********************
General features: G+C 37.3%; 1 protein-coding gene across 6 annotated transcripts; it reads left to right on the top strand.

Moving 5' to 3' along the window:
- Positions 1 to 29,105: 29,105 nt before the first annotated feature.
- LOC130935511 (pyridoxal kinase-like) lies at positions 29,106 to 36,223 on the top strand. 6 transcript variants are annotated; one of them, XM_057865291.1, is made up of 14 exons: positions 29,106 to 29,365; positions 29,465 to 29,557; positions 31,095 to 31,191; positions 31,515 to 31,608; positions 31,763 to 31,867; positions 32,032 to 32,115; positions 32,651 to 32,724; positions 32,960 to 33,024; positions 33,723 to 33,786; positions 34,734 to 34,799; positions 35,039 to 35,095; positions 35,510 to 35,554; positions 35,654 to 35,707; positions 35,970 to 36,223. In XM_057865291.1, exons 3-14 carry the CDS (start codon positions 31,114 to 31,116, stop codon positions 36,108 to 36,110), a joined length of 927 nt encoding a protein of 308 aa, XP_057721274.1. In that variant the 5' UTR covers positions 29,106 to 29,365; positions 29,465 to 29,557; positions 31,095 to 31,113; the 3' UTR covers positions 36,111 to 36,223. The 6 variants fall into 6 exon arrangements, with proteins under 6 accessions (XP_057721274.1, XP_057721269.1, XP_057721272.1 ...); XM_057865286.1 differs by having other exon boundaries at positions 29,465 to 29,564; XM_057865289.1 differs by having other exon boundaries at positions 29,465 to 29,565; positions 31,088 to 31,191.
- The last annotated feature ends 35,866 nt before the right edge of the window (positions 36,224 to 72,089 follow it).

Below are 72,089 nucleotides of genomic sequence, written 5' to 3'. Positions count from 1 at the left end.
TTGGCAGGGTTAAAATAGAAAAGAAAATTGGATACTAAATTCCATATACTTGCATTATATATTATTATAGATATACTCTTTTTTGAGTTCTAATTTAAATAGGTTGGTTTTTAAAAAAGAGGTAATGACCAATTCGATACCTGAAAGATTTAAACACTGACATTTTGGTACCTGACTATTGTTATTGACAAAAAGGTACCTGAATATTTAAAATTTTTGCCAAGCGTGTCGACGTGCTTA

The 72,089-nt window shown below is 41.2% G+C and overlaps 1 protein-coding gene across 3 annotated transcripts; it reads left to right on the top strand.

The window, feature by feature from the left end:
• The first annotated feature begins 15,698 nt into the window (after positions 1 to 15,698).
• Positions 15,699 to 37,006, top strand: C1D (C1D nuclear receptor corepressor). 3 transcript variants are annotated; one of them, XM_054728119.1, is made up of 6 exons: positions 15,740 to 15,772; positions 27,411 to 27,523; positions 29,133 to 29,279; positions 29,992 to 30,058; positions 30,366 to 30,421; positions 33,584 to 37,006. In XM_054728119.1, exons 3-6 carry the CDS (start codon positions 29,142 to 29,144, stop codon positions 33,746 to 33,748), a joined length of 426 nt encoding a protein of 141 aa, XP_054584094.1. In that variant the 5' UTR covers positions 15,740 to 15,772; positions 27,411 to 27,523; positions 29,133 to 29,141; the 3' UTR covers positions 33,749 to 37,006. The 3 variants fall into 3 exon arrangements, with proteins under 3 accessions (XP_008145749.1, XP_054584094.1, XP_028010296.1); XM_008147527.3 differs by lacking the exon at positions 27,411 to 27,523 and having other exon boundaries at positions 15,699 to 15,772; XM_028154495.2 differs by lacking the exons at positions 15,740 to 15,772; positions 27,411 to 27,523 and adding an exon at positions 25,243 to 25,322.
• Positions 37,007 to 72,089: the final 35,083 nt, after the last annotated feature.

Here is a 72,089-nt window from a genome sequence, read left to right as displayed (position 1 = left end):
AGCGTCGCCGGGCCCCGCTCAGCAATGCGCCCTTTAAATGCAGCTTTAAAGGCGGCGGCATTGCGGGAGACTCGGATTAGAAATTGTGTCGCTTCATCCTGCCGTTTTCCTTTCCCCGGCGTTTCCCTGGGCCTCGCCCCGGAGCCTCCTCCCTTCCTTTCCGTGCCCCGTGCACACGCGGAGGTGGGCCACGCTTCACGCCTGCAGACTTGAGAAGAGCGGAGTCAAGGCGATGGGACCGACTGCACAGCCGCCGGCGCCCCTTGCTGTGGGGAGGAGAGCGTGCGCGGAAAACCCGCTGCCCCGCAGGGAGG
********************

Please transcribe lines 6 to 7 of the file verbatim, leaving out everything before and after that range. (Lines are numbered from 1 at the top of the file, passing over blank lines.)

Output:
Below are 72,089 nucleotides of genomic sequence, written 5' to 3'. Positions count from 1 at the left end.
TTGGCAGGGTTAAAATAGAAAAGAAAATTGGATACTAAATTCCATATACTTGCATTATATATTATTATAGATATACTCTTTTTTGAGTTCTAATTTAAATAGGTTGGTTTTTAAAAAAGAGGTAATGACCAATTCGATACCTGAAAGATTTAAACACTGACATTTTGGTACCTGACTATTGTTATTGACAAAAAGGTACCTGAATATTTAAAATTTTTGCCAAGCGTGTCGACGTGCTTA